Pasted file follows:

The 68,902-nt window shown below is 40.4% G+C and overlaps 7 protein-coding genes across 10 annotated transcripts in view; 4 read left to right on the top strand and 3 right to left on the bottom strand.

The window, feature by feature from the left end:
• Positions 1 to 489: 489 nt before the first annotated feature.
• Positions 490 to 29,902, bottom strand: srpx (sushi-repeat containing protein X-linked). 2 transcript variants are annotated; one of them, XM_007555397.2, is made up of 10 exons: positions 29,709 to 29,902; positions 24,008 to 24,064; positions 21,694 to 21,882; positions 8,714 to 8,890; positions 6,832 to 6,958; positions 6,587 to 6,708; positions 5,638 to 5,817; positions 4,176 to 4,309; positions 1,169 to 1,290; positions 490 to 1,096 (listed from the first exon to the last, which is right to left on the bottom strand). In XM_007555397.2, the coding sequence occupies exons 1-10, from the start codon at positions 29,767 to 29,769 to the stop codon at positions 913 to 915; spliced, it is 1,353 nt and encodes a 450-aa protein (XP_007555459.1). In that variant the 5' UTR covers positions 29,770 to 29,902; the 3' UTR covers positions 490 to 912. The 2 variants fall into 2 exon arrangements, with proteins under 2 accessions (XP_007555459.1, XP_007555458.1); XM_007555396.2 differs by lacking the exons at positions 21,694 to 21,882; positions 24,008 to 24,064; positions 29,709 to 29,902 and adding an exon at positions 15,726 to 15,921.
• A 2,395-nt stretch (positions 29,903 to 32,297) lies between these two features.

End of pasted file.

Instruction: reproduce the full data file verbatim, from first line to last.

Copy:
The 68,902-nt window shown below is 40.4% G+C and overlaps 7 protein-coding genes across 10 annotated transcripts in view; 4 read left to right on the top strand and 3 right to left on the bottom strand.

The window, feature by feature from the left end:
• Positions 1 to 489: 489 nt before the first annotated feature.
• Positions 490 to 29,902, bottom strand: srpx (sushi-repeat containing protein X-linked). 2 transcript variants are annotated; one of them, XM_007555397.2, is made up of 10 exons: positions 29,709 to 29,902; positions 24,008 to 24,064; positions 21,694 to 21,882; positions 8,714 to 8,890; positions 6,832 to 6,958; positions 6,587 to 6,708; positions 5,638 to 5,817; positions 4,176 to 4,309; positions 1,169 to 1,290; positions 490 to 1,096 (listed from the first exon to the last, which is right to left on the bottom strand). In XM_007555397.2, the coding sequence occupies exons 1-10, from the start codon at positions 29,767 to 29,769 to the stop codon at positions 913 to 915; spliced, it is 1,353 nt and encodes a 450-aa protein (XP_007555459.1). In that variant the 5' UTR covers positions 29,770 to 29,902; the 3' UTR covers positions 490 to 912. The 2 variants fall into 2 exon arrangements, with proteins under 2 accessions (XP_007555459.1, XP_007555458.1); XM_007555396.2 differs by lacking the exons at positions 21,694 to 21,882; positions 24,008 to 24,064; positions 29,709 to 29,902 and adding an exon at positions 15,726 to 15,921.
• A 2,395-nt stretch (positions 29,903 to 32,297) lies between these two features.